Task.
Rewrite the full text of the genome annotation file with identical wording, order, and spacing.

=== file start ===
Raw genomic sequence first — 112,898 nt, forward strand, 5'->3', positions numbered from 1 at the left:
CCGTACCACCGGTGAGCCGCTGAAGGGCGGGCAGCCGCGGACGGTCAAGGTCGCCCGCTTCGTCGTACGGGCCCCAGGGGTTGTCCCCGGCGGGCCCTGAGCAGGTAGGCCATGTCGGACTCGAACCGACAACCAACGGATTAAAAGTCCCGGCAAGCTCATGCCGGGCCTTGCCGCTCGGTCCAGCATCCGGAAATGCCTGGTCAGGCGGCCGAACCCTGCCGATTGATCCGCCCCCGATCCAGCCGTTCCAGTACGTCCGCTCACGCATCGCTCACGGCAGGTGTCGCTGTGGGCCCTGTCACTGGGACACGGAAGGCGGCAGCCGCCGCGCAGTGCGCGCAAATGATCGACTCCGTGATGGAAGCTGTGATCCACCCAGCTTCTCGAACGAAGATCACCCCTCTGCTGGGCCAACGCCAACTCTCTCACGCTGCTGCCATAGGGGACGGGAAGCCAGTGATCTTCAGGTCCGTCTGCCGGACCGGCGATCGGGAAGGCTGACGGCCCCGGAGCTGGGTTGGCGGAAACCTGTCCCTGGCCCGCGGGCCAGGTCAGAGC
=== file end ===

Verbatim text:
Raw genomic sequence first — 112,898 nt, forward strand, 5'->3', positions numbered from 1 at the left:
CCGTACCACCGGTGAGCCGCTGAAGGGCGGGCAGCCGCGGACGGTCAAGGTCGCCCGCTTCGTCGTACGGGCCCCAGGGGTTGTCCCCGGCGGGCCCTGAGCAGGTAGGCCATGTCGGACTCGAACCGACAACCAACGGATTAAAAGTCCCGGCAAGCTCATGCCGGGCCTTGCCGCTCGGTCCAGCATCCGGAAATGCCTGGTCAGGCGGCCGAACCCTGCCGATTGATCCGCCCCCGATCCAGCCGTTCCAGTACGTCCGCTCACGCATCGCTCACGGCAGGTGTCGCTGTGGGCCCTGTCACTGGGACACGGAAGGCGGCAGCCGCCGCGCAGTGCGCGCAAATGATCGACTCCGTGATGGAAGCTGTGATCCACCCAGCTTCTCGAACGAAGATCACCCCTCTGCTGGGCCAACGCCAACTCTCTCACGCTGCTGCCATAGGGGACGGGAAGCCAGTGATCTTCAGGTCCGTCTGCCGGACCGGCGATCGGGAAGGCTGACGGCCCCGGAGCTGGGTTGGCGGAAACCTGTCCCTGGCCCGCGGGCCAGGTCAGAGC